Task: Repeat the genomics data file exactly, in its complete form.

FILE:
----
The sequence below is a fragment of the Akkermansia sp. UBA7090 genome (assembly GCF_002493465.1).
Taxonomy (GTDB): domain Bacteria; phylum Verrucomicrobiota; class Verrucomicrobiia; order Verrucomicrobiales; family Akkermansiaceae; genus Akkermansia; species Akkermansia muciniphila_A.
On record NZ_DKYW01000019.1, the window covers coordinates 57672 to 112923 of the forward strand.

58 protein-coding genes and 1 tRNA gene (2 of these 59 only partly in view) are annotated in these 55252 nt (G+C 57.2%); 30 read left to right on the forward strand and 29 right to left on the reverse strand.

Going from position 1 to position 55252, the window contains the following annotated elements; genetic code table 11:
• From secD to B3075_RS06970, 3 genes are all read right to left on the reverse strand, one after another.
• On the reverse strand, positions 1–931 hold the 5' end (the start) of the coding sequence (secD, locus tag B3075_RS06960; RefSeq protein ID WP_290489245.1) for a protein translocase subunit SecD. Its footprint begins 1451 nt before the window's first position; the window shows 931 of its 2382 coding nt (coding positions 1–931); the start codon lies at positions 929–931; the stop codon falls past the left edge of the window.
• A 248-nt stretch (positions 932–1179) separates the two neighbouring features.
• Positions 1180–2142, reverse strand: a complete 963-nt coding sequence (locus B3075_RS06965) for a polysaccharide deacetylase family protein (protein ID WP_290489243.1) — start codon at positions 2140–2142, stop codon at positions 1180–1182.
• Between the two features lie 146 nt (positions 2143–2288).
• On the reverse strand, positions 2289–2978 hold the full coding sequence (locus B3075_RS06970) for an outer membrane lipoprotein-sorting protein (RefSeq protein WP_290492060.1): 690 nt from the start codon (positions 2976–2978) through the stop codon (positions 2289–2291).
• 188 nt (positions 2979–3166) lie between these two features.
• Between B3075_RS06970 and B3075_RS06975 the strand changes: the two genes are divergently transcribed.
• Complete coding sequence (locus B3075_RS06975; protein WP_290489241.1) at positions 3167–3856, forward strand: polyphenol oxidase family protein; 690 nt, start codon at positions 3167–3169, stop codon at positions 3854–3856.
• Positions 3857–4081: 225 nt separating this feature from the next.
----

The sequence below is a fragment of the Akkermansia sp. UBA7090 genome (assembly GCF_002493465.1).
Taxonomy (GTDB): domain Bacteria; phylum Verrucomicrobiota; class Verrucomicrobiia; order Verrucomicrobiales; family Akkermansiaceae; genus Akkermansia; species Akkermansia muciniphila_A.
On record NZ_DKYW01000019.1, the window covers coordinates 57672 to 112923 of the forward strand.

58 protein-coding genes and 1 tRNA gene (2 of these 59 only partly in view) are annotated in these 55252 nt (G+C 57.2%); 30 read left to right on the forward strand and 29 right to left on the reverse strand.

Going from position 1 to position 55252, the window contains the following annotated elements; genetic code table 11:
• From secD to B3075_RS06970, 3 genes are all read right to left on the reverse strand, one after another.
• On the reverse strand, positions 1–931 hold the 5' end (the start) of the coding sequence (secD, locus tag B3075_RS06960; RefSeq protein ID WP_290489245.1) for a protein translocase subunit SecD. Its footprint begins 1451 nt before the window's first position; the window shows 931 of its 2382 coding nt (coding positions 1–931); the start codon lies at positions 929–931; the stop codon falls past the left edge of the window.
• A 248-nt stretch (positions 932–1179) separates the two neighbouring features.
• Positions 1180–2142, reverse strand: a complete 963-nt coding sequence (locus B3075_RS06965) for a polysaccharide deacetylase family protein (protein ID WP_290489243.1) — start codon at positions 2140–2142, stop codon at positions 1180–1182.
• Between the two features lie 146 nt (positions 2143–2288).
• On the reverse strand, positions 2289–2978 hold the full coding sequence (locus B3075_RS06970) for an outer membrane lipoprotein-sorting protein (RefSeq protein WP_290492060.1): 690 nt from the start codon (positions 2976–2978) through the stop codon (positions 2289–2291).
• 188 nt (positions 2979–3166) lie between these two features.
• Between B3075_RS06970 and B3075_RS06975 the strand changes: the two genes are divergently transcribed.
• Complete coding sequence (locus B3075_RS06975; protein WP_290489241.1) at positions 3167–3856, forward strand: polyphenol oxidase family protein; 690 nt, start codon at positions 3167–3169, stop codon at positions 3854–3856.
• Positions 3857–4081: 225 nt separating this feature from the next.